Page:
Ceramic implants, however, are much smoother and harder than their cobalt chromium counterparts and so wear less. That’s one of the reasons they’re used in high performance brake pads on cars. For younger patients receiving hip replacement, this could be a massive bonus. If they got a metal implant at the age of 45, by the time they were 70 it would need revision surgery at a stage in life where their bodies are far less able to heal and deal with any complications associated with the surgery. With a ceramic head, the implant should hopefully outlast them and so rid them of the necessary operation to change it.

Continued in Part Two.

–Alex Burns

Comments (16)

  1. Andre says:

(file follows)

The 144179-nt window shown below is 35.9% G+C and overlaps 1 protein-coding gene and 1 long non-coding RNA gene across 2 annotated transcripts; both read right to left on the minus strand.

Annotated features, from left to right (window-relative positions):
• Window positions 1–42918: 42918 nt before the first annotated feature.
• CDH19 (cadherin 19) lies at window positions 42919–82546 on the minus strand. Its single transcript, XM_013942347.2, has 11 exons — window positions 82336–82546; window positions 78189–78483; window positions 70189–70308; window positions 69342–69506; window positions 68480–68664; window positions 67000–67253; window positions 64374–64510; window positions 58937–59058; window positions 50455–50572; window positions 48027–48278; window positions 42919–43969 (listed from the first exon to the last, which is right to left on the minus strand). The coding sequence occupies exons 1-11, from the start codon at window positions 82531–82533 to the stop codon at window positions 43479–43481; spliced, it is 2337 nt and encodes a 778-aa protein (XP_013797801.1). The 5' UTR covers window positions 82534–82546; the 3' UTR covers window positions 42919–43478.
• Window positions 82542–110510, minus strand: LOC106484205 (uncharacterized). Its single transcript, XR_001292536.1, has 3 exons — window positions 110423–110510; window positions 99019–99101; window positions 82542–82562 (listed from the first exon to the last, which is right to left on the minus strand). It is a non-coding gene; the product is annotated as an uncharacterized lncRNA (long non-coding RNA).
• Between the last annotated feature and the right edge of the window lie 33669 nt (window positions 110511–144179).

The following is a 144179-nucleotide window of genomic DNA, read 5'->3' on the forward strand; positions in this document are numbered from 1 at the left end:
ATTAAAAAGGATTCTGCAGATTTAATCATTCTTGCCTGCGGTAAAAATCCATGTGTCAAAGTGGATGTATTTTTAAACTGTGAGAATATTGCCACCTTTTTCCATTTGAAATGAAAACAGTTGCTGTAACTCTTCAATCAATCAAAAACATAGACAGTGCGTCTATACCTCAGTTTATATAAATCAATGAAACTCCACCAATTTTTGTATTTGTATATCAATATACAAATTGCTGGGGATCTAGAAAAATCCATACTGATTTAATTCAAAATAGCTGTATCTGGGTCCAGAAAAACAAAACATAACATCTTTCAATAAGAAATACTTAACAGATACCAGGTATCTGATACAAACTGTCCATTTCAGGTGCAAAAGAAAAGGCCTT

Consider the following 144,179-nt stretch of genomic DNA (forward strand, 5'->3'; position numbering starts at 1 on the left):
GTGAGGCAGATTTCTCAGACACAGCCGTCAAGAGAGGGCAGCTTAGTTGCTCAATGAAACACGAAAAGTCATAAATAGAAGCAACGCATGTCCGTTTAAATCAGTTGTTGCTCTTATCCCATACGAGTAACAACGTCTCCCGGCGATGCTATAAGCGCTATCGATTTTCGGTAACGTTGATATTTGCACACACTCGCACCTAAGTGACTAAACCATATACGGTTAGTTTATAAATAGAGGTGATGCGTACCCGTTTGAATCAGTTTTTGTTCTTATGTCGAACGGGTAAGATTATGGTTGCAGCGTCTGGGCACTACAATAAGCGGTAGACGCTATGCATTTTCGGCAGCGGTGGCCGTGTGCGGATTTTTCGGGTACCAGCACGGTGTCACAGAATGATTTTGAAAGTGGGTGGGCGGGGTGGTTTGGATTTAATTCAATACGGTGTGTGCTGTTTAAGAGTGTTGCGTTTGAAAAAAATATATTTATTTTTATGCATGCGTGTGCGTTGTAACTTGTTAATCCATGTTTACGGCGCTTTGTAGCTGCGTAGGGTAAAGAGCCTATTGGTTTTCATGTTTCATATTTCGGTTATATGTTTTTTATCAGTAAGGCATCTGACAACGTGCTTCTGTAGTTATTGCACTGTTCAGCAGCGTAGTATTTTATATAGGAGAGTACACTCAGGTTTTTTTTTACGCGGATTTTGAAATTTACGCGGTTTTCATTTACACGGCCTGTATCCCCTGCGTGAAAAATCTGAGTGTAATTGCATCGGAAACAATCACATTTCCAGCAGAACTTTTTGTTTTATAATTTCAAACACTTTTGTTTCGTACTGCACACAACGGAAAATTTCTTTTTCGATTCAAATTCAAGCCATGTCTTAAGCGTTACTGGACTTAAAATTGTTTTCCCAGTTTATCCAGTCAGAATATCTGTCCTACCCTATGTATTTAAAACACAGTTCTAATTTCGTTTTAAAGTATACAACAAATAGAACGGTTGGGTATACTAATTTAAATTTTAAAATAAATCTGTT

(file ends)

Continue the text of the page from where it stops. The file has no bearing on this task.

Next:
I certainly hope the wear of the ceramic implant far outlasts traditional metal. I had my hip replaced last year at only 46 years of age. I really don’t want to have a revision.

  2. Kate says:

    I second that. I had a bilateral hip replacement this year at age 48. Really don’t want to have to relive this experience again.

  3. Cheryl says:

    I had the titanium one put in at the age of 23 in 1985. Have had no problems, delivered two babies and worked on my feet for 10 years. It will be 28 years this August and I’m hoping for it to last for a long time. My motto is “use it but don’t abuse it”.

  4. Dave says:

    I have just had a full hip replacement with ceramic I am 48,I am hoping that I can get many years of normal quality of life. I am still on medication still nervous as regards taking it easy not bending,moving and twisting so any more advice would be welcome.